Is now the time for search engine marketing standards? The question comes up often in search marketing circles. It feels a little presumptuous to try to set standards. In a way, you’re telling smart marketers they must do search marketing within a box of specific guidelines.
Every marketer should have the ability to make search marketing decisions not based on ethical or moral considerations of using specific tactics, but on their own business model. If you’re a Super Bowl T-shirt salesman and need to sell a few million items around the time of the big game, you may be willing to use riskier tactics. That should be your choice.
Before we could hope to have standards, we need a level playing field for marketers interested in engaging Internet audience through search engines. In that spirit, I’m in favor of establishing search engine marketing standards that would provide guidelines for all marketers, and create that level field.
Under my proposal, which I presented in a session at SMX West this week, we as an industry would need to create a glossary of tactics, and rate them according to risk level associated with their use. The search engines provide Webmasters with guidelines on what tactics they consider right or wrong. Enumerating the various tactics, and the risk rating associated with each tactic would allow people who are not familiar with search marketing to make informed decisions. It would also go a long way toward fostering a better understanding of the work that goes into organic search engine optimization.
I envision a process including the following steps in order to make this happen: 1. Define commonly used search marketing tactics; 2. Rate the tactics by risk level; and 3. Educate webmasters on the ratings.
1. Define Common Tactics
The various methods used for search engine optimization can be broken down by level of difficulty. Simpler tactics would include keyword research, ranking reporting, creating page titles and meta information, and the use of heading tags or bolded content.
More difficult, less widespread tactics would include the various ways to label images and other non-text content, and “workarounds” for Flash or rich Internet applications.
Known “no-no’s” would need to be addressed as well. Of course many tactics would likely not make the list due to their secrecy and infrequent use. However, old-school spamming tactics such as using white text on white background or the practice of deceptive IP delivery (cloaking) could be defined.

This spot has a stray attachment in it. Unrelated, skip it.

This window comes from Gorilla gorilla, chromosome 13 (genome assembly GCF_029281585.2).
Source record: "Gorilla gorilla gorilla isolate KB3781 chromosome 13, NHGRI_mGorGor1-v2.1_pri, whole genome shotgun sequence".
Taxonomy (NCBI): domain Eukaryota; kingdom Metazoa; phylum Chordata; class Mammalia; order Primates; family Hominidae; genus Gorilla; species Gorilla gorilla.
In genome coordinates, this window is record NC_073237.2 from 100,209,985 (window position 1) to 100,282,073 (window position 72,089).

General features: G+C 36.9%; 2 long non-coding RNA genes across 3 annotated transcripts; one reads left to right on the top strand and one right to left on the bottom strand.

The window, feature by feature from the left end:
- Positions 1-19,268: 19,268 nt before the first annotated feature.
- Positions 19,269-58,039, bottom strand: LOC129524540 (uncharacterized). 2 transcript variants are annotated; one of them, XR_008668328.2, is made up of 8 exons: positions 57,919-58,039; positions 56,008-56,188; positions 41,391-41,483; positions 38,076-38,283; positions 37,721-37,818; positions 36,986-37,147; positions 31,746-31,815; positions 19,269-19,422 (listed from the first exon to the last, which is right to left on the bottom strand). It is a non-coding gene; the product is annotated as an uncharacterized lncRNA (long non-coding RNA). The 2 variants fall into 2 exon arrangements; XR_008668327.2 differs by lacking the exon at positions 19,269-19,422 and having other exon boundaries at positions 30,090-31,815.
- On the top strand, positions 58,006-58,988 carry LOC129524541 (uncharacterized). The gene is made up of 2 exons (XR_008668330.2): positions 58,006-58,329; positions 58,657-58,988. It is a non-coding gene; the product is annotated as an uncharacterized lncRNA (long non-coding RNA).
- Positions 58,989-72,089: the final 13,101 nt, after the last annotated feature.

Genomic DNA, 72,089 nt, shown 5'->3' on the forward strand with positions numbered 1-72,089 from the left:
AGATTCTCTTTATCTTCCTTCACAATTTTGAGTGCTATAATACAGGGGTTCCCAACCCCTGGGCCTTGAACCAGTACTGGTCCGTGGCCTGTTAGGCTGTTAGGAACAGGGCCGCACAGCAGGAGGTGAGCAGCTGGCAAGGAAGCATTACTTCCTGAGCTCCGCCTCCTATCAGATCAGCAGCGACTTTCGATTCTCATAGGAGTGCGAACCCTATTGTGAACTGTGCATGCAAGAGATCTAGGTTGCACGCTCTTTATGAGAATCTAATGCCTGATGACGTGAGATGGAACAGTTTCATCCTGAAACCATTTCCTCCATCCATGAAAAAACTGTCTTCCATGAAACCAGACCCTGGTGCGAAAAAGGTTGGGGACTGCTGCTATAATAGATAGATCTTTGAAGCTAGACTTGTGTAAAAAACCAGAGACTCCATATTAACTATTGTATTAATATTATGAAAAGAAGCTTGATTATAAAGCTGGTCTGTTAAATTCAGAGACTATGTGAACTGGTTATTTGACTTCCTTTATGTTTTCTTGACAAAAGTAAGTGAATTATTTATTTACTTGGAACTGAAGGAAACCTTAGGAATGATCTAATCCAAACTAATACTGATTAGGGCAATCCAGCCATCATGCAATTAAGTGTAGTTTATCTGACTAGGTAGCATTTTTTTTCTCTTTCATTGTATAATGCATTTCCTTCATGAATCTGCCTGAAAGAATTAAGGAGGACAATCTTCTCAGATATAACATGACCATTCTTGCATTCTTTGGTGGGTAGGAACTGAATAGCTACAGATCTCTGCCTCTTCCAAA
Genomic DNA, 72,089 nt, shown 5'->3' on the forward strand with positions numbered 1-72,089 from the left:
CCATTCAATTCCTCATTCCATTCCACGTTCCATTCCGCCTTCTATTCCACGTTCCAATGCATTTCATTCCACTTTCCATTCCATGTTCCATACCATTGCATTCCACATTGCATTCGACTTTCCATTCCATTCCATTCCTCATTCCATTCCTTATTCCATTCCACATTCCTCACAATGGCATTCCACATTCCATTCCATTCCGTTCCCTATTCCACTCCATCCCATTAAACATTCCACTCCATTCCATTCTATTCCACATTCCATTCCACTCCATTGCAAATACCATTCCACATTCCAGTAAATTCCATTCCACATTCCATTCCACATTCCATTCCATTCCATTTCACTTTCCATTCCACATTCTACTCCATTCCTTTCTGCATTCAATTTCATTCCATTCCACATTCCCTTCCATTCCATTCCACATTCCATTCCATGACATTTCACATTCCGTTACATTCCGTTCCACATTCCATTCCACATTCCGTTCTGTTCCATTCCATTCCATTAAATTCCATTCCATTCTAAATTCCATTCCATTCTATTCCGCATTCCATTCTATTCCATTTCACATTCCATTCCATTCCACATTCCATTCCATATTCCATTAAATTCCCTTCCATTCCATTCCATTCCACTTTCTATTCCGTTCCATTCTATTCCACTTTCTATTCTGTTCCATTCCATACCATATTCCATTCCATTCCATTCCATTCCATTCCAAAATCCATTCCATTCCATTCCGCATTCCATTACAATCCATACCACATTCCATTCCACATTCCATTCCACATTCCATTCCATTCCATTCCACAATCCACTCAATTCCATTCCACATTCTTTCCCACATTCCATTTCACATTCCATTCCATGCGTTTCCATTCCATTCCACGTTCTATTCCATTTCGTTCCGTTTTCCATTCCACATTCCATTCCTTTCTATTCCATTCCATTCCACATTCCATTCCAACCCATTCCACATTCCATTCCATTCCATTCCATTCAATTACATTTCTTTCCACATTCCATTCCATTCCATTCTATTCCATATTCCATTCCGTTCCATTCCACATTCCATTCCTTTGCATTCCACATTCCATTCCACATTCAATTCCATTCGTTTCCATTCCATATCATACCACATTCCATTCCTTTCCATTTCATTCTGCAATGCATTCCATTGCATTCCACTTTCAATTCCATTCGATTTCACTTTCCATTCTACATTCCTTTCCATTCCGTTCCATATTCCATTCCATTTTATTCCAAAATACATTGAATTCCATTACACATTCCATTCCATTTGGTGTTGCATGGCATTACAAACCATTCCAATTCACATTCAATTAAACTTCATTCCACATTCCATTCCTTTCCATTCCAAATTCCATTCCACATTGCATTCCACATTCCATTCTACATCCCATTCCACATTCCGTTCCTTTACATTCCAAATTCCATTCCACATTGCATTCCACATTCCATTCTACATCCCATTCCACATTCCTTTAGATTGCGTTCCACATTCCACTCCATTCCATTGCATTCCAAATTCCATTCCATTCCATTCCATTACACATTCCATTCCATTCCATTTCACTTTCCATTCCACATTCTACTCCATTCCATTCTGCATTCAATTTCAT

This process would need to be committee-driven, rather than a community-driven effort, in order to get the first draft. The community could then be polled for feedback and to help fill in the missing pieces. Consensus may be difficult to reach and it would be likely that some opinions would have to be ignored.
2. Rate the Tactics
I envision a “tactical risk consideration” rating added to this document: levels of risk associated with each tactic. The particular strategies could then be rated into the following categories:
- No risk
- Little risk
- Moderate risk
- High risk
- Not advisable
Marketers would need to be made aware that not all tactics are included in the glossary – and if they aren’t, caveat emptor. Let the buyer beware.
The document must provide a clear statement: “If a tactic not clearly defined is presented as a part of the project plan, a marketing manager should pause to question why, and decide if that tactic is appropriate.”
The reasons not to list all tactics? In short, to avoid giving away the recipe for success to search engines and competitors. Complete inclusion of methodologies would be impossible to accomplish. Of course this would also be a living, breathing document. Ratings should be purely committee-driven and approved by SEMPO, which is the closest thing to an industry standard group that exists in search marketing. (Full disclosure: I serve on the SEMPO Board of Directors.)
3. Promotion and Awareness
Once created, this document should be made available to everyone in the marketing industry. It could be published on a unique domain or on an established industry platform such as the SEMPO site.
The format of the document could be wiki-style with limited editing access. The document caretakers should also monitor its “reputation” within industry blogs and forums. The standards would not be “set and forget.” Updates may need to be recommended quarterly.
I’m curious to hear your opinions on this subject, so please share your thoughts on establishing SEO standards at the Search Engine Watch Forums.
Frank Watson Fires Back:
Great idea mate. It is about time to lay out standards and risk ratings – though I doubt the real black hat promoters will take much notice. Maybe just to see where the risk levels are and what gets laid out at the various levels.
There is definitely a need to define “black hat.” Too many novice search marketers fear the wrath of Google, and have many misconceptions about what they can and cannot do. A risk rating system could help many of them.